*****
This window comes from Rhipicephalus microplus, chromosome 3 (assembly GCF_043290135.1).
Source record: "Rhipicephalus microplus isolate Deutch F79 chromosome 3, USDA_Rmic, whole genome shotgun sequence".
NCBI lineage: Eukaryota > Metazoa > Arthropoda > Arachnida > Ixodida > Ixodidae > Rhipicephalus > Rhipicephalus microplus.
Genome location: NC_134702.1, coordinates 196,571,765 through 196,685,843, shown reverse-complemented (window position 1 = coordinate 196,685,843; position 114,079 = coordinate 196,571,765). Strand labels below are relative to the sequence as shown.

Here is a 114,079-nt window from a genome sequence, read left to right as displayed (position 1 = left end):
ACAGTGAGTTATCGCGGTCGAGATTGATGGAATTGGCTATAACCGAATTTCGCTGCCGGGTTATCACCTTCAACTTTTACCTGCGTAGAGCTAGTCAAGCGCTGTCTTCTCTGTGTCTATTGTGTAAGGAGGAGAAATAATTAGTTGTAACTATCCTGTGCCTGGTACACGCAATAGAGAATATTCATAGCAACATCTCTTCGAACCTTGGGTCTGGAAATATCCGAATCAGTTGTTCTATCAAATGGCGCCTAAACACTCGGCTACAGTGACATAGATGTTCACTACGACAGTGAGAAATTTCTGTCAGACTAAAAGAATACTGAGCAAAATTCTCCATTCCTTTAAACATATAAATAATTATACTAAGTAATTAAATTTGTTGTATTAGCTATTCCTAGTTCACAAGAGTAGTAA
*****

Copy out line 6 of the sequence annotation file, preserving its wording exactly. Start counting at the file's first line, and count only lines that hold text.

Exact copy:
ACAGTGAGTTATCGCGGTCGAGATTGATGGAATTGGCTATAACCGAATTTCGCTGCCGGGTTATCACCTTCAACTTTTACCTGCGTAGAGCTAGTCAAGCGCTGTCTTCTCTGTGTCTATTGTGTAAGGAGGAGAAATAATTAGTTGTAACTATCCTGTGCCTGGTACACGCAATAGAGAATATTCATAGCAACATCTCTTCGAACCTTGGGTCTGGAAATATCCGAATCAGTTGTTCTATCAAATGGCGCCTAAACACTCGGCTACAGTGACATAGATGTTCACTACGACAGTGAGAAATTTCTGTCAGACTAAAAGAATACTGAGCAAAATTCTCCATTCCTTTAAACATATAAATAATTATACTAAGTAATTAAATTTGTTGTATTAGCTATTCCTAGTTCACAAGAGTAGTAA